Warwick Arts Centre, Coventry, Wednesday 21st November, 2018
No, you read it correctly. This is not Hamlet, the great tragedy, but it concerns another production of Shakespeare’s: his only son, the ill-fated Hamnet who died at the tender age of 11 while his father was working away from home.
11-year-old Aran Murphy commands the stage in a beguiling, captivating performance as Hamnet questions the nature of existence. His refrain is “I haven’t done anything” – referring to the injustice of his untimely end, and the whole of his brief life’s experience. West embodies innocence and schoolboy curiosity, charming an audience member out of his seat to join him in a scene in which Prince Hamlet is confronted by the ghost of his father. Hamnet, the boy, is haunted by his absentee father. “If I don’t talk to strangers, I’ll never meet my dad.”
A perky lad, he has his father’s aptitude for performance. When his dad finally appears, manifesting on the huge screen that reflects the audience back at itself, the on-stage boy and the reflected boy interact with the figure in perfect unison. Objects moved by the on-screen Shakespeare move as if by themselves on the stage. It’s a dazzling piece of stage trickery: they have to pre-record these moments anew at each venue. Or perhaps it’s some kind of Pepper’s Ghost set-up, brought into the 21st century…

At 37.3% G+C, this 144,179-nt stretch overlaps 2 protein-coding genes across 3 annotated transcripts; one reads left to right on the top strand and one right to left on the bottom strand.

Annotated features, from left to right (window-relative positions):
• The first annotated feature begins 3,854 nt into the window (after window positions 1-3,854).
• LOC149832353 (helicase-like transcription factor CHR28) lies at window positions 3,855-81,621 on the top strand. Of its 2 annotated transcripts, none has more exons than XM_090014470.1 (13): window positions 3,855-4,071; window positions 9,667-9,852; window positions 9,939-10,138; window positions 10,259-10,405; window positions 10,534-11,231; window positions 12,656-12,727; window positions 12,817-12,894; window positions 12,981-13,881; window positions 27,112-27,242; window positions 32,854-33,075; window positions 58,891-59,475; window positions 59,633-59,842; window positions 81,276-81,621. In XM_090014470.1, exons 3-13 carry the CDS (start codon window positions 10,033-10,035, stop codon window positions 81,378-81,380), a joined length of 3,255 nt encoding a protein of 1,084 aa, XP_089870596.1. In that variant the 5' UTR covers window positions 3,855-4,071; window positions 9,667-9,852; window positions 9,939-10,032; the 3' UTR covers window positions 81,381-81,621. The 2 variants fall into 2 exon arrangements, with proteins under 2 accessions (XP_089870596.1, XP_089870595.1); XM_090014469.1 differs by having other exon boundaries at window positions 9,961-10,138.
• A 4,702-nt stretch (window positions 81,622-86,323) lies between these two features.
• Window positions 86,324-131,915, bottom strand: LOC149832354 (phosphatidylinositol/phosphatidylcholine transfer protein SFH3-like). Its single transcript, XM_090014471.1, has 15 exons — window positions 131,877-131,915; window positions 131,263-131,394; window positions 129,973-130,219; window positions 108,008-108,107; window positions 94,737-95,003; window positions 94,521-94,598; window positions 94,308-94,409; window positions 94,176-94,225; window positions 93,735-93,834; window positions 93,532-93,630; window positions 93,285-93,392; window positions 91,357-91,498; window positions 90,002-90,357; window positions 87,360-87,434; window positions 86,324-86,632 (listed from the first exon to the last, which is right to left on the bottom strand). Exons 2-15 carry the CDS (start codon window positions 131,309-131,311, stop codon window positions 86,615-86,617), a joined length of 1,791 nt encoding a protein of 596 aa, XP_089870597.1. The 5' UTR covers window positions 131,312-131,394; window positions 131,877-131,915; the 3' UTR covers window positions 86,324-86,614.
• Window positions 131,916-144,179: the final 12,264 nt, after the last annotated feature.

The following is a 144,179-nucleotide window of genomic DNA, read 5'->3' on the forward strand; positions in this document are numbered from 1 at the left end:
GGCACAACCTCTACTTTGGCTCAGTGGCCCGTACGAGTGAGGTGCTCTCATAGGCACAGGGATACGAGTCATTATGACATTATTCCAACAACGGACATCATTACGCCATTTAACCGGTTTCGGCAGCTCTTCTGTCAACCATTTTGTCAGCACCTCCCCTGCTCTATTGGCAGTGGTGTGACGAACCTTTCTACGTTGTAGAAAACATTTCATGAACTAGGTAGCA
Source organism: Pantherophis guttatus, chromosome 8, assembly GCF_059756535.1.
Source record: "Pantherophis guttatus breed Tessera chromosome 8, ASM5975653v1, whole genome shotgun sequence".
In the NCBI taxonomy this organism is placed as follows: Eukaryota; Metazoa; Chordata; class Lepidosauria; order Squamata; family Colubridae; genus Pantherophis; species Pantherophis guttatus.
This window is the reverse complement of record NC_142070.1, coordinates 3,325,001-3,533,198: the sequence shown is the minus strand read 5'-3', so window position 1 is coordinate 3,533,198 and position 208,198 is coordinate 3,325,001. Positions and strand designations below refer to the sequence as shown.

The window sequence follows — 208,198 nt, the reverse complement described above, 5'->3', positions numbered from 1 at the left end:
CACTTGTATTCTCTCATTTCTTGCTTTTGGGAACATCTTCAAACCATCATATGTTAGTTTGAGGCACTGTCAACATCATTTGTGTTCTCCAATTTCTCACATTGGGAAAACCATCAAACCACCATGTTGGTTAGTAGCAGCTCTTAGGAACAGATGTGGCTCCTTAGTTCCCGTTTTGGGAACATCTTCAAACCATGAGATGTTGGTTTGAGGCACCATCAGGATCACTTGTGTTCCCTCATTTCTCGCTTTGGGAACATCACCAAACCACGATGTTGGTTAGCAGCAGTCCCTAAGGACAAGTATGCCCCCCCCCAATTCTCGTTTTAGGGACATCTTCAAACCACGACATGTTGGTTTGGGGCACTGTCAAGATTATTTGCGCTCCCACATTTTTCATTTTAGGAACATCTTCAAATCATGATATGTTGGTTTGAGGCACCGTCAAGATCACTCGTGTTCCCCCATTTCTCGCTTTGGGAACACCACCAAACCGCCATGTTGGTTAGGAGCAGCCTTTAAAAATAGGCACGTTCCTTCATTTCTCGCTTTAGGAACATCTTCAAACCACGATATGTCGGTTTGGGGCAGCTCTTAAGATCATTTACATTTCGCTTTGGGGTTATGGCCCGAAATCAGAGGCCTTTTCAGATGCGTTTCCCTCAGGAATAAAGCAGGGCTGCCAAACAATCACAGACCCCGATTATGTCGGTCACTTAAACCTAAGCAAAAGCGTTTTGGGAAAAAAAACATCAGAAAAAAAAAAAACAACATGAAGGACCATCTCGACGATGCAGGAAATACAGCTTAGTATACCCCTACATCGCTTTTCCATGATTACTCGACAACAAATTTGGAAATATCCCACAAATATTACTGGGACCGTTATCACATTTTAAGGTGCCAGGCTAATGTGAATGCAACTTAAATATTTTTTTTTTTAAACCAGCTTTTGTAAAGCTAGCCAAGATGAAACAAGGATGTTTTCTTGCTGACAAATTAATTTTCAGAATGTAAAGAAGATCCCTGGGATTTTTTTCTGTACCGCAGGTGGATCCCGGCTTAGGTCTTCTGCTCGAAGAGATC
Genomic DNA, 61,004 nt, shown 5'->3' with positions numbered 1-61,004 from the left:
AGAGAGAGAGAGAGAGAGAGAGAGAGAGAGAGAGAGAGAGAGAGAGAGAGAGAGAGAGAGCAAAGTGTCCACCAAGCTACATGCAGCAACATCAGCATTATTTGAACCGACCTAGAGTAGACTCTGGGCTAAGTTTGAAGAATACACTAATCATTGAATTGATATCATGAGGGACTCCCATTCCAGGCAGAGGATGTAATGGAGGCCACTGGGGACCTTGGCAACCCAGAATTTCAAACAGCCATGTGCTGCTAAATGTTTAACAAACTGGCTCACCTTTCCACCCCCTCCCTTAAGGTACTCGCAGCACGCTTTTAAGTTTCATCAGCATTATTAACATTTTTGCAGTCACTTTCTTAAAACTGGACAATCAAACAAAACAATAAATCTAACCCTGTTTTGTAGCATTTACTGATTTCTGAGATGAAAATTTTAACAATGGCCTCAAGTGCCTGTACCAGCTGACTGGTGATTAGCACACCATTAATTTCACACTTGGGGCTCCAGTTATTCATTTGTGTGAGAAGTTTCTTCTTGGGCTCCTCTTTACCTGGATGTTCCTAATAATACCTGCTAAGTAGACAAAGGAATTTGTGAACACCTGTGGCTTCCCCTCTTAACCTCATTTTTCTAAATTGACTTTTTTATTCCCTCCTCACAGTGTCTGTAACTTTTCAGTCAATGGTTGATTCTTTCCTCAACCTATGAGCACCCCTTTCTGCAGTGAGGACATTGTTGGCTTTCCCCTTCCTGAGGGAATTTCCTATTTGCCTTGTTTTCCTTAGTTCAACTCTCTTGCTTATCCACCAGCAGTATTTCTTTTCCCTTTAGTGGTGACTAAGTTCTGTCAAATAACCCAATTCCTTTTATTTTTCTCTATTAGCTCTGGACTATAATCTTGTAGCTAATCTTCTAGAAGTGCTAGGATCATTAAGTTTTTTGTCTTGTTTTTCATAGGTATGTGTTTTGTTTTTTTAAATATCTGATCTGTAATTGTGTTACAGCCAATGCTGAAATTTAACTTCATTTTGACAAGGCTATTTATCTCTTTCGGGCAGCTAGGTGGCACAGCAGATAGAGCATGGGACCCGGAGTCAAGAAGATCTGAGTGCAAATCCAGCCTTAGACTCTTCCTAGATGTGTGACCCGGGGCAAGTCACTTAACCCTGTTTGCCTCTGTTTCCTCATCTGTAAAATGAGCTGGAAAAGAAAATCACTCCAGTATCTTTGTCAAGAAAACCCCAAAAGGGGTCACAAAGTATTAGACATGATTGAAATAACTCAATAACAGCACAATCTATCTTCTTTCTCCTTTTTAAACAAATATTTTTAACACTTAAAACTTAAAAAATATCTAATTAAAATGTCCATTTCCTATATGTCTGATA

It dawns on us that rather than the son being haunted by his father, the man is haunted by the child he left behind and then lost forever. A quote from King John is like a punch in the feels. “Grief fills the room up of my absent child…”
Written by Ben Kidd and Bush Moukarzel, this is a moving meditation on the nature of life and death, a pint-sized Hamlet, I suppose. Deceptively simple, this is a powerful production by Irish company, Dead Centre. Funny, enchanting and poignant, it’s the kind of stuff that stays with you. Very little is known about the actual boy in question, but I will be haunted for a long time by this breath-taking performance from Aran Murphy (pictured)